As if social media, news pundits and pussy-hat protesters weren’t bad enough, you now get to take high-handed moral advice from….your razorblade company?
Gillette – you know, the shaving company that used to be about…well, shaving? – is taking a page right out of the left’s playbook and launching a piggybacked #MeToo campaign against “toxic masculinity,” seeking to capitalize on the Millennial/Generation Airhead trend of man-hating to sell more face lotion.
Gillette is embracing the #MeToo movement in a new digital ad campaign aimed at men, the latest message from an advertiser attempting to change societal norms.
The ad, dubbed “We Believe,” opens with audio of news about the current #MeToo movement, bullying and “toxic masculinity.” A narrator then goes on to dispute the notion that “boys will be boys,” asking, “Is this the best a man can get? Is it? We can’t hide from it. It has been going on far too long. We can’t laugh it off, making the same old excuses.”
The ad includes footage of little boys being told not to roughhouse, inter-spliced with clips of men cat-calling women on the street or talking over women in a board meeting, all ostensibly to convince men to be "better."
So here's a quick note from this woman, in response to this shaving cream ad-that-wasn't: Give. Me. A. Break.
Let me boil this down to its very simplest degree: Owned by Proctor & Gamble, Gillette’s a razor blade brand. They make shaving apparatuses. In fact, the only time I’ve ever thought about Gillette for more than about three seconds at a time is when I’m standing in the toiletries aisle trying to remember if my husband uses the foam kind of shaving cream or the gel. I’ve never once stopped and considered, “Gee, WWGD?” when making moral choices.
And by the way, as a woman, I definitely don’t look to a razor blade company to convince men not to harass me, much less assault me. I have Smith & Wesson for that.
In fact, this isn’t even about the absolutely ridiculous notion that masculinity is somehow “toxic.” That idea’s been debunked more times than the gender wage gap. On the contrary, it’s provably the blatant lack of masculinity, the lack of strong men raising strong boys to be strong leaders, that has largely contributed to a society rife with broken families, economic collapse and moral poverty.
But I digress. That’s not the point here. The point is that I, nor anyone else, need a toiletries supply company instructing us on Feminism 101. Just like I don’t need Enterprise Rent-a-Car lecturing me on the evils of gun ownership, or Nike informing me that actually, I should appreciate when someone disrespects the National Anthem. You guys rent minivans and make running shoes, not ethics standards.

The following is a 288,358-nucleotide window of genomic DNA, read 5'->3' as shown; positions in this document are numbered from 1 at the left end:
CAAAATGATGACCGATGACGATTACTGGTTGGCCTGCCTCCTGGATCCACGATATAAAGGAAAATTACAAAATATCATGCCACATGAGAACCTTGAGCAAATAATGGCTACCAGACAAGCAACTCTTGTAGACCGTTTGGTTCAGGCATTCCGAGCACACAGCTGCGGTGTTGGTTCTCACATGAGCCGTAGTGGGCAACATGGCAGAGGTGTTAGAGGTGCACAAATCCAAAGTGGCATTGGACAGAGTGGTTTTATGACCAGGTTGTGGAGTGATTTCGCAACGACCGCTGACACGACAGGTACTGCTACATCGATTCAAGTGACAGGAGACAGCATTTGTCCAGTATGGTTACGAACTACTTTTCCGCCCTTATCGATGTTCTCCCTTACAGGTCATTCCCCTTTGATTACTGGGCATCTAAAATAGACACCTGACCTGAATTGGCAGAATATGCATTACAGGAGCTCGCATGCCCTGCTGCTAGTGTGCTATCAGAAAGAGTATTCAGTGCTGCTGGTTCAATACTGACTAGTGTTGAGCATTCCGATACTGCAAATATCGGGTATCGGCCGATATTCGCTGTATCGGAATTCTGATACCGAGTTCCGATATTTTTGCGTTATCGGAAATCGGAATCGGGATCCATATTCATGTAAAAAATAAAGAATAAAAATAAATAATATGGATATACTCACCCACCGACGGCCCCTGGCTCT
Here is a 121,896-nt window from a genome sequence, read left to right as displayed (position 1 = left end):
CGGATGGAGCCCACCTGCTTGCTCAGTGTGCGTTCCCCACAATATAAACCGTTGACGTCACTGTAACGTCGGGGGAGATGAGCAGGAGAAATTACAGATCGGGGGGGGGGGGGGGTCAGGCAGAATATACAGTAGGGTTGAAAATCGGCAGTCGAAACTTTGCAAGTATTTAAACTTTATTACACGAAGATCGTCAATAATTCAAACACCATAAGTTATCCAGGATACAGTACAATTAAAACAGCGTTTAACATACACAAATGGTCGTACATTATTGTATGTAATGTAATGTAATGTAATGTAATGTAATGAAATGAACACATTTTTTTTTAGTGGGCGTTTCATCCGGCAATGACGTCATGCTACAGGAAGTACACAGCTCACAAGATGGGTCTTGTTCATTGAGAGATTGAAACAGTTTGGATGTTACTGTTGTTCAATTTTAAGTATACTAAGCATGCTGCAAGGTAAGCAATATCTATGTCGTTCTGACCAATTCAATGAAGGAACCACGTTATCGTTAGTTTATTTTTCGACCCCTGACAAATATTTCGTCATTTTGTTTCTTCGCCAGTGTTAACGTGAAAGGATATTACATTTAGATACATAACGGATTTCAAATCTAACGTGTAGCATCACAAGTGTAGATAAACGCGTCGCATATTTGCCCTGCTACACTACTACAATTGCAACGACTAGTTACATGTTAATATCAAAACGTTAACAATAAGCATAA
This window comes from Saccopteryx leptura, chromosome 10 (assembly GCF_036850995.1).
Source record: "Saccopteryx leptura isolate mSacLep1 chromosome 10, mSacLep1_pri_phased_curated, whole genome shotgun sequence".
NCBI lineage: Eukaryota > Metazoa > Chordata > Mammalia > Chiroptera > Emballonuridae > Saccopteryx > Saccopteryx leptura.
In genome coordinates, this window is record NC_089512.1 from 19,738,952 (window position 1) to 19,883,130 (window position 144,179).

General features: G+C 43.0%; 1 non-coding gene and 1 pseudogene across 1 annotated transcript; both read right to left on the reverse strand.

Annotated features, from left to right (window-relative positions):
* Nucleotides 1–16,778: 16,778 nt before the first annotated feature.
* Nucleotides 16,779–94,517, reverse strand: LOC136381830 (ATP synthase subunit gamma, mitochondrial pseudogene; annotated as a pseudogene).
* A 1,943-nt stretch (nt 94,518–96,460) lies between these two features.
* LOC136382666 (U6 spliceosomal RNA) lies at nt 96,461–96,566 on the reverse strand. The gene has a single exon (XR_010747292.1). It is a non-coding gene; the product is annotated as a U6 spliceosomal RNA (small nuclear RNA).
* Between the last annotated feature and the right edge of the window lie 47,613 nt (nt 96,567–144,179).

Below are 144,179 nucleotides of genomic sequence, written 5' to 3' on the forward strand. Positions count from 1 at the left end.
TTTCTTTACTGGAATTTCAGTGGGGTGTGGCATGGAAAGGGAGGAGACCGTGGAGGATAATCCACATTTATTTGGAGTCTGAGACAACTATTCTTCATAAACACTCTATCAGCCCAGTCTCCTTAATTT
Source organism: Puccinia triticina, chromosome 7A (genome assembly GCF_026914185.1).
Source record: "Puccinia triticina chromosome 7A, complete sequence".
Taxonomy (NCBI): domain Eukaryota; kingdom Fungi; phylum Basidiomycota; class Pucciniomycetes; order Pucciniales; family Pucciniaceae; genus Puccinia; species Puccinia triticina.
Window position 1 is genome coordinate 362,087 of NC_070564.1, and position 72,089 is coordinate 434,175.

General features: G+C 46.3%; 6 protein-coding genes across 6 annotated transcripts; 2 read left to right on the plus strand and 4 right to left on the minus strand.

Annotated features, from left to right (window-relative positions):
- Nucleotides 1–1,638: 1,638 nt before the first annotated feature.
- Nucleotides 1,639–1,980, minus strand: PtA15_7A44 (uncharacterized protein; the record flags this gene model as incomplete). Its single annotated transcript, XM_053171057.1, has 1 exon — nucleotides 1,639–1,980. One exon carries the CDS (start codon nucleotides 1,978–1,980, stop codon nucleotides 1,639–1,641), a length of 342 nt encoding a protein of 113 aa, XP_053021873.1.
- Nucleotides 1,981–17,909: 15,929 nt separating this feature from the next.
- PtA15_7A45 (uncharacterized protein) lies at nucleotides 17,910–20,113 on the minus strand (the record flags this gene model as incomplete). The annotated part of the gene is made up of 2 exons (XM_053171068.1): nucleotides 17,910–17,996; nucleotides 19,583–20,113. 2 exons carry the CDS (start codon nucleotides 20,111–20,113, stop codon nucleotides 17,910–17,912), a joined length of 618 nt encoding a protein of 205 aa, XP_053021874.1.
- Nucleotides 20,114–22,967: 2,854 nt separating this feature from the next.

And, while it’s unlikely that a company striking a moral stance on some social issue would ever be even marginally palatable, perhaps the most unappealing aspect of the entire charade is that it’s so obviously being done for profits. Gillette has nothing to gain from the betterment of men, assuming that “toxic masculinity” were some generally accepted social Boogeyman worth defeating. Both men who harass women and men who don't buy razorblades. As a company, they have nothing to gain from the difference.
They do, however, have an awful lot to gain from appealing to socially progressive Millennials who’ve come to see empty virtue-signaling as tantamount to George Washington’s crossing of the Delaware. And it's the overtly obvious pandering for dollars under the guise of moral righteousness that is perhaps the most odious part of this whole nonsensical farce, fueling a society that is far more concerned with appearing to be right than actually being right.
But they also have quite a bit to lose – as have other companies that decided to wade into the murky waters of social activism.
In fact, as of this writing, the Gillette ad has wracked up only about 2,700 "thumbs up" compared to a stunning 18,000 "thumbs down," and climbing.
This is a trend we've seen before. Dick’s Sporting Goods took a major hit in sales after the company decided to ban certain sporting rifles from their shelves. Pepsi struggled for nine months after airing an ad featuring Kendall Jenner handing a soda to a Black Lives Matter protester. And while Nike stock didn’t take a permanent hit, their investors were reportedly pretty pissed when the sporting goods company decided to plop unsigned quarterback-turned-political protester Colin Kaepernick front-and-center as their latest spokesperson in a clear effort to capitalize on anti-Trump sentiment.
A word to the wise over at Gillette – it’s pretty clear that masculinity isn’t toxic, but taking a stance on highly charged social issues sure seems to be. Stick to out-shaving Barbasol, and leave the activism to the picketers.